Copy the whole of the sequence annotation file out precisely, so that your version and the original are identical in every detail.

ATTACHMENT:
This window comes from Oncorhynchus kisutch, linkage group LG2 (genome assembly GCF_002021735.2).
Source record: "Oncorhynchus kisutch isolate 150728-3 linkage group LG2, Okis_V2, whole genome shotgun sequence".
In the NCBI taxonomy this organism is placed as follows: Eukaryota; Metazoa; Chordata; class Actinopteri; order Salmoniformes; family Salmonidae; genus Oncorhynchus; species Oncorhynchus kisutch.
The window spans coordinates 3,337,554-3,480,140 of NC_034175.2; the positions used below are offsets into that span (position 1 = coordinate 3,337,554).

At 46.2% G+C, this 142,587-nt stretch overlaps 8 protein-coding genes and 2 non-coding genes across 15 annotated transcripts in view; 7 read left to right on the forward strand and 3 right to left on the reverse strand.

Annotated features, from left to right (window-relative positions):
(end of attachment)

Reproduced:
This window comes from Oncorhynchus kisutch, linkage group LG2 (genome assembly GCF_002021735.2).
Source record: "Oncorhynchus kisutch isolate 150728-3 linkage group LG2, Okis_V2, whole genome shotgun sequence".
In the NCBI taxonomy this organism is placed as follows: Eukaryota; Metazoa; Chordata; class Actinopteri; order Salmoniformes; family Salmonidae; genus Oncorhynchus; species Oncorhynchus kisutch.
The window spans coordinates 3,337,554-3,480,140 of NC_034175.2; the positions used below are offsets into that span (position 1 = coordinate 3,337,554).

At 46.2% G+C, this 142,587-nt stretch overlaps 8 protein-coding genes and 2 non-coding genes across 15 annotated transcripts in view; 7 read left to right on the forward strand and 3 right to left on the reverse strand.

Annotated features, from left to right (window-relative positions):